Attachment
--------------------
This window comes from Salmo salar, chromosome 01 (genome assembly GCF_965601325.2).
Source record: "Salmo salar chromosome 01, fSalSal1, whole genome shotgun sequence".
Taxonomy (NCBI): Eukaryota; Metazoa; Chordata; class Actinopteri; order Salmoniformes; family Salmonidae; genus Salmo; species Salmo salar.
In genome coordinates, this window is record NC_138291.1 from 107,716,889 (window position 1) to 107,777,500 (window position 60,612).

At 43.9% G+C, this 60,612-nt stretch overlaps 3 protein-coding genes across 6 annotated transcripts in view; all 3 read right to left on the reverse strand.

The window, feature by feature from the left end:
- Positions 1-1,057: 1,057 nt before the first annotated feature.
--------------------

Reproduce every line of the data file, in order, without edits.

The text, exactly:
This window comes from Salmo salar, chromosome 01 (genome assembly GCF_965601325.2).
Source record: "Salmo salar chromosome 01, fSalSal1, whole genome shotgun sequence".
Taxonomy (NCBI): Eukaryota; Metazoa; Chordata; class Actinopteri; order Salmoniformes; family Salmonidae; genus Salmo; species Salmo salar.
In genome coordinates, this window is record NC_138291.1 from 107,716,889 (window position 1) to 107,777,500 (window position 60,612).

At 43.9% G+C, this 60,612-nt stretch overlaps 3 protein-coding genes across 6 annotated transcripts in view; all 3 read right to left on the reverse strand.

The window, feature by feature from the left end:
- Positions 1-1,057: 1,057 nt before the first annotated feature.